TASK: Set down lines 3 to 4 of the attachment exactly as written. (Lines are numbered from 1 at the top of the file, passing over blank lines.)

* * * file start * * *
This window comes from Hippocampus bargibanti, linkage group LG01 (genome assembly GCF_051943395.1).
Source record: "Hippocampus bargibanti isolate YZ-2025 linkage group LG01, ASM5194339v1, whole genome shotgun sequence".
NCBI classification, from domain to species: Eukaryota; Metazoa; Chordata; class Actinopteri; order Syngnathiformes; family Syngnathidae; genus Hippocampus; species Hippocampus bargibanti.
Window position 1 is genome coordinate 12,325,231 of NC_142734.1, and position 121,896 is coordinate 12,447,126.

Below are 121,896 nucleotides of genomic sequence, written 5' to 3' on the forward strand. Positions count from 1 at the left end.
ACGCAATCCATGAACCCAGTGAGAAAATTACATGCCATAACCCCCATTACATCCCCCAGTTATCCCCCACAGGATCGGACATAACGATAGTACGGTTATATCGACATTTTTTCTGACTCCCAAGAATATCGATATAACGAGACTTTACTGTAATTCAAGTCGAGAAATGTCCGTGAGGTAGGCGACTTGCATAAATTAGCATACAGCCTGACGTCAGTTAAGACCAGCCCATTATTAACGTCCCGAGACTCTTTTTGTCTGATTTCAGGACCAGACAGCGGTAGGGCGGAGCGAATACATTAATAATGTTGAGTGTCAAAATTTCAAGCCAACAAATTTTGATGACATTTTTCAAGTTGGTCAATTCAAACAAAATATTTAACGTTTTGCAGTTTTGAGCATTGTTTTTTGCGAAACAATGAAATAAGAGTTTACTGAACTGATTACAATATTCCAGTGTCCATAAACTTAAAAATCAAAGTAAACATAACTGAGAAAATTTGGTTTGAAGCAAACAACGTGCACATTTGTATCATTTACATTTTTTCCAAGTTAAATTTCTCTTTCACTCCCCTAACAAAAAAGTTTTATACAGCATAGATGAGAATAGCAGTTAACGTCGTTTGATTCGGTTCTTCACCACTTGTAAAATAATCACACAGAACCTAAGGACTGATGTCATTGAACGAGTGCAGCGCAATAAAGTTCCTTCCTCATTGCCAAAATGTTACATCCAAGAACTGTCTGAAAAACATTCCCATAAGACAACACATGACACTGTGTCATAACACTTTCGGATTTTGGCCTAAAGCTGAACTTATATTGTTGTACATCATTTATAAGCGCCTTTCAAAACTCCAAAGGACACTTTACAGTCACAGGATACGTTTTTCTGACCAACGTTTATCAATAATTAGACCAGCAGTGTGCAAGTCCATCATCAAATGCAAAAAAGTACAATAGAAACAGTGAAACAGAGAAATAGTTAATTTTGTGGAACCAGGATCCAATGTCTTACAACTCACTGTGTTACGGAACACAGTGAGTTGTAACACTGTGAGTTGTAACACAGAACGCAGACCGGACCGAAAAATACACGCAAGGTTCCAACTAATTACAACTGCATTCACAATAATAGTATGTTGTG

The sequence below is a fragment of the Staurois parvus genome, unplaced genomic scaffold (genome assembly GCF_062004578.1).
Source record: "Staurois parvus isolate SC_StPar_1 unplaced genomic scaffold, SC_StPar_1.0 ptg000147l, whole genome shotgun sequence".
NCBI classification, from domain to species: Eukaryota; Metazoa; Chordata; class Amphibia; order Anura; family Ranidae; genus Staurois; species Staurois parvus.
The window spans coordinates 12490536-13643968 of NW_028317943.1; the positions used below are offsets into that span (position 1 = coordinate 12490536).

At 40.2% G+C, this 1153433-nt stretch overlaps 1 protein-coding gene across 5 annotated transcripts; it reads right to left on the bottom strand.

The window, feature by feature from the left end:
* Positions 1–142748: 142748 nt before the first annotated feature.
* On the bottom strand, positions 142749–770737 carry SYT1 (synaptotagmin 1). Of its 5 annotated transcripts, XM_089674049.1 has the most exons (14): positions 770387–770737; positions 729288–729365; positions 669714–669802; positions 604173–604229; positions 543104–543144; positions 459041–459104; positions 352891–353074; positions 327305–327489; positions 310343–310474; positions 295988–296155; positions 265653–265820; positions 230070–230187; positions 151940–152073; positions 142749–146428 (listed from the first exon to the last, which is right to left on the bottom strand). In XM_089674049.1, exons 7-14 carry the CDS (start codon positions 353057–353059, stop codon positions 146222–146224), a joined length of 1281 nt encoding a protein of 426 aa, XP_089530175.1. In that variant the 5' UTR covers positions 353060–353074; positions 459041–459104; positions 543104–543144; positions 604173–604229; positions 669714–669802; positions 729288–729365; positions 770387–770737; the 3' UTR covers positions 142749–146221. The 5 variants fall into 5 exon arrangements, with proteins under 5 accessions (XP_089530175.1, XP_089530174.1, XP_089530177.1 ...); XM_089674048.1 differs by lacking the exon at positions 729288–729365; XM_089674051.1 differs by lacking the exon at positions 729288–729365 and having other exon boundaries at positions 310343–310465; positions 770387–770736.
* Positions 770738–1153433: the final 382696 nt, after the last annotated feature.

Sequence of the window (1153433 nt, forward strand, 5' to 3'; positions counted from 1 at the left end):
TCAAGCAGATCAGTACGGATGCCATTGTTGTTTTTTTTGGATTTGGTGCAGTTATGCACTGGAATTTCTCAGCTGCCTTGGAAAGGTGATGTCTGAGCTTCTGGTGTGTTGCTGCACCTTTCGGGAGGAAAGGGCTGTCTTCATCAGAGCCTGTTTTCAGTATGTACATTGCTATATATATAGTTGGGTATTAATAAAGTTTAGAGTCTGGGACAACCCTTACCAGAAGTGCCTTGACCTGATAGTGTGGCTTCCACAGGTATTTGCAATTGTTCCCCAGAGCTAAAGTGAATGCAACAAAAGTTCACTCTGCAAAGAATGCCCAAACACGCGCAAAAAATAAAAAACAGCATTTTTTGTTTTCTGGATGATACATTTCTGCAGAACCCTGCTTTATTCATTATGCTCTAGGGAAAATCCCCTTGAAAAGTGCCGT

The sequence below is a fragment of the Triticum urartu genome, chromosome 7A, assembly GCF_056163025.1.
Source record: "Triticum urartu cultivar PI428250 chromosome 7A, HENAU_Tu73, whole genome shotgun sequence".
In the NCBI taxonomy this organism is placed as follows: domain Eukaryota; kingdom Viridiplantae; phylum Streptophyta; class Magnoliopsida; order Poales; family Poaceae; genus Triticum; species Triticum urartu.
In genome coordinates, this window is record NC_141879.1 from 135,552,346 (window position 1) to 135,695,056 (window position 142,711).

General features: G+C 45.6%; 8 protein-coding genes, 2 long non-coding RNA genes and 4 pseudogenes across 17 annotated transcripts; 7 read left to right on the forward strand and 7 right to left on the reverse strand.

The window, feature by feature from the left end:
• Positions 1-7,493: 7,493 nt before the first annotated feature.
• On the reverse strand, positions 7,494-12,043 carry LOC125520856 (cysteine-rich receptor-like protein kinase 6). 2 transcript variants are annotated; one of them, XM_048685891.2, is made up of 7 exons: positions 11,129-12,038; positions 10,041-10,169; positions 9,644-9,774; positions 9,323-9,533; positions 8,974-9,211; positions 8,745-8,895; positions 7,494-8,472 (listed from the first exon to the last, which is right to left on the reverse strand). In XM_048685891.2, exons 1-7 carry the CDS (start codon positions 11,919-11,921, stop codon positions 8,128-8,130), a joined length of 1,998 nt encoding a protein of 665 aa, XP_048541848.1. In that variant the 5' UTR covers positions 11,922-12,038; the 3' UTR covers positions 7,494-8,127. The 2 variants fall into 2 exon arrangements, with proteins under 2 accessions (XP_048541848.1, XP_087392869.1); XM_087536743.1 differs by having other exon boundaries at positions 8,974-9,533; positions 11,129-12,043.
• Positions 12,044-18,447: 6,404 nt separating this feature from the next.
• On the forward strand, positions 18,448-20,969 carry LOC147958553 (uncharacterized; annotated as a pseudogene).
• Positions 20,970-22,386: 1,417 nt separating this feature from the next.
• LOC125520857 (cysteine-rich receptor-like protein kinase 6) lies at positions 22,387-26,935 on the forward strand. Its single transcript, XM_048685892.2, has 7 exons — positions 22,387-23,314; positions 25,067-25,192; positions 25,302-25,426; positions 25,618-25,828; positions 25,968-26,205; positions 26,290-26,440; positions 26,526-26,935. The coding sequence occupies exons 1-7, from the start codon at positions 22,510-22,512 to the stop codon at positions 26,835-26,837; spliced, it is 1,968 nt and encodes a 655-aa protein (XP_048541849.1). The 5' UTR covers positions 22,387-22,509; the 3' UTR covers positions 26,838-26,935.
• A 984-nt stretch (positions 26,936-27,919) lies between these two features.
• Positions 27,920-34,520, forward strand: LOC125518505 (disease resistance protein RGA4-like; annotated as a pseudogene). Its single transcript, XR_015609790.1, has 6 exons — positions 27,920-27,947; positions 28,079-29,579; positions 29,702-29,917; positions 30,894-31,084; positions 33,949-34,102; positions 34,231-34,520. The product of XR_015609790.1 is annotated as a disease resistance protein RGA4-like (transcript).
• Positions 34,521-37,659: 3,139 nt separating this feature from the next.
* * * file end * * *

NCBI classification, from domain to species: Eukaryota; Metazoa; Chordata; class Actinopteri; order Syngnathiformes; family Syngnathidae; genus Hippocampus; species Hippocampus bargibanti.
Window position 1 is genome coordinate 12,325,231 of NC_142734.1, and position 121,896 is coordinate 12,447,126.